Asset and Financial Investigation

Financial investigation is central to ensuring that crime does not pay. It is also key to tracing assets, and in enabling the confiscation of illegally acquired wealth.


Finding a qualified financial investigator can be difficult given the highly specialised nature of the field. Nonetheless, there are several ways to find one.


A company’s assets are any items it owns that have economic value, such as equipment, land or buildings. These are reported on a balance sheet. They can be categorized as current or fixed assets. Current assets are those that can be converted into cash within a year, such as accounts receivable and inventory. Fixed assets are those that will not be turned into cash for several years, such as property and equipment. Assets can also be categorized as tangible or intangible. Tangible assets are physical items that can be touched, like vehicles and furniture. Intangible assets are not physical, but can still have financial value, such as copyrights and patents.

One of the main goals of a financial investigation is to find evidence that links an individual or business to criminal activities. This can be done by tracing assets or following the money. This process can be complicated, as criminals often use offshore centers, corporate vehicles, nominees and intermediaries (known as “straw men”) to hide their assets. Various investigative techniques are used around the world to track assets and money laundering schemes.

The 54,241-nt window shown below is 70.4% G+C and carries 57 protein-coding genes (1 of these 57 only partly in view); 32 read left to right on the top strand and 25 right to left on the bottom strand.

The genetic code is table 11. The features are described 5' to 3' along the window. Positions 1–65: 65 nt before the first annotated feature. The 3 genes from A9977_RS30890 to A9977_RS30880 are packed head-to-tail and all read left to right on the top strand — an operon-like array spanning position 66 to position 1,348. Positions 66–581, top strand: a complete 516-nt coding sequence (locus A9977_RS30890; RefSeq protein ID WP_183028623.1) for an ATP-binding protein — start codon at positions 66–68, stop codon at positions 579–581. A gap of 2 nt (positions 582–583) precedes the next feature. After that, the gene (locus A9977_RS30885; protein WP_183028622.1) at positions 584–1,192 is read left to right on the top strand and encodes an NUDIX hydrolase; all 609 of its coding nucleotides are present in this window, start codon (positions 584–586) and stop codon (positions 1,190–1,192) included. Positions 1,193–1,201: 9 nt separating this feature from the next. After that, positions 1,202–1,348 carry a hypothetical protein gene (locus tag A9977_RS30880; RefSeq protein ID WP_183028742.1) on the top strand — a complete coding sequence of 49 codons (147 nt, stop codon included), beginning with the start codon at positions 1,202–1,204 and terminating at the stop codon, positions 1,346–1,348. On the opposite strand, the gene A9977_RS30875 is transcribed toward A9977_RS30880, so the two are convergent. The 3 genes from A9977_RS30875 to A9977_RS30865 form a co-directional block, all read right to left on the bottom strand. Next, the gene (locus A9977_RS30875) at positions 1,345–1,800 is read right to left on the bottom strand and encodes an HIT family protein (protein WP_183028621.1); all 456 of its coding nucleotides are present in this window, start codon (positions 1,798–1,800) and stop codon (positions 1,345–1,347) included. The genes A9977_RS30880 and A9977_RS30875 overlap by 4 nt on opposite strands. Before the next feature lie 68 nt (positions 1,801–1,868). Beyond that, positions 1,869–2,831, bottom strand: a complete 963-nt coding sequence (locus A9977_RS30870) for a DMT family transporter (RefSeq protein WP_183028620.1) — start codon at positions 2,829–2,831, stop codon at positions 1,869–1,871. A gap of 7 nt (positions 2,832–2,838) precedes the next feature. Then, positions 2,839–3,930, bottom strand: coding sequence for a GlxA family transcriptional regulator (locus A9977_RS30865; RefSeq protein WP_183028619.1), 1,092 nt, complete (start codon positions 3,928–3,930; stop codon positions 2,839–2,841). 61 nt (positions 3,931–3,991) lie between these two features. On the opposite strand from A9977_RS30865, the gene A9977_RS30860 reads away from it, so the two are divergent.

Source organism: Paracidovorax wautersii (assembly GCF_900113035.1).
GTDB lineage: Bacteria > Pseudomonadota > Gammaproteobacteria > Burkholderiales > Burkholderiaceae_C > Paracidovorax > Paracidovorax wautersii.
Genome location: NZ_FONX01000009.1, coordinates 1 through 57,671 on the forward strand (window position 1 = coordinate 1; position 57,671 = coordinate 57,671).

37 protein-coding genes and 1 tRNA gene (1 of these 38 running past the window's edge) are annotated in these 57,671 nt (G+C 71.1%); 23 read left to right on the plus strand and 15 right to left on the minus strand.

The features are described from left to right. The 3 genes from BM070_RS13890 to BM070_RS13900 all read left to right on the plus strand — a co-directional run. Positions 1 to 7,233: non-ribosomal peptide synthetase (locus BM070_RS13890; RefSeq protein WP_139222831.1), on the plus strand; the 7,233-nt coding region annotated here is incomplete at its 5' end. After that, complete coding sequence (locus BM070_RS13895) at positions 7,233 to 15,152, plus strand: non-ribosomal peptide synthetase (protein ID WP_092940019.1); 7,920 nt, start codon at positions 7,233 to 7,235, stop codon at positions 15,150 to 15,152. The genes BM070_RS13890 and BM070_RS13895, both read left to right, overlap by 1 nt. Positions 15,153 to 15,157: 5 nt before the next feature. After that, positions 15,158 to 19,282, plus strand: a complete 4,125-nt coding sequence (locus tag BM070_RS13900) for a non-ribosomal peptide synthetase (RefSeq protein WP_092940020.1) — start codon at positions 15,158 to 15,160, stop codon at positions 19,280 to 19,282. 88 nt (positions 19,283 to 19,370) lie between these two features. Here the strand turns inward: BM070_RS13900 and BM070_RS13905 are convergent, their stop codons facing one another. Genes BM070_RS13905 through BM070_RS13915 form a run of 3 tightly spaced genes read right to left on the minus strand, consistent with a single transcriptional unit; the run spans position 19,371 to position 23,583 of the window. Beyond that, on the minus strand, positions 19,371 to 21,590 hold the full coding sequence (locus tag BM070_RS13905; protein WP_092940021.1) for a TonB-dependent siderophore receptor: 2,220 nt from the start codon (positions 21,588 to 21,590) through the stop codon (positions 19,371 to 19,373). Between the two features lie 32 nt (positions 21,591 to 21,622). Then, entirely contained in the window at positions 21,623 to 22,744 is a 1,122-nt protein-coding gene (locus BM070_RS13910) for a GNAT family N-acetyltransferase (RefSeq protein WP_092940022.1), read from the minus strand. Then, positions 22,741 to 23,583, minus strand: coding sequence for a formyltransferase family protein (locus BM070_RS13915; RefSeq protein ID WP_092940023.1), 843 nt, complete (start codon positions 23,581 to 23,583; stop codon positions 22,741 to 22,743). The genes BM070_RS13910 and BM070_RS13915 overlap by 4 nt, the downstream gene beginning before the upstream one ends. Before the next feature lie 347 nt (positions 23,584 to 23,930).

Financial investigations are an important tool in fighting serious crime. They can uncover money-laundering networks and dismantle them. Additionally, they can help prevent criminals from entering the licit economy by identifying their assets and exposing them to the risk of confiscation.


Whether investigating a suspected offender of money laundering, drug dealing or other serious criminal activity, financial investigation aims to link the origins and beneficiaries of funds and identify what instruments are used to obtain them. By doing so, investigators can find new leads and potentially dissuade crime from continuing.

Unlike many other types of investigations, a financial investigation can take weeks or even months to complete. This is because many types of records, such as bank copies of canceled checks or credit card statements/invoices, are not readily available at a moment’s notice. For this reason, probation officers must think through a number of factors before beginning a financial investigation.

These include what the investigation is focusing on, what information needs to be obtained and how much time the officer has. For instance, probation officers should know that a thorough financial investigation may involve interviewing several people. These individuals could include a suspect’s family, business partners or employees. In addition, it’s important to keep a list of persons who might be adversely affected by the investigation. This list should be updated as the investigation progresses.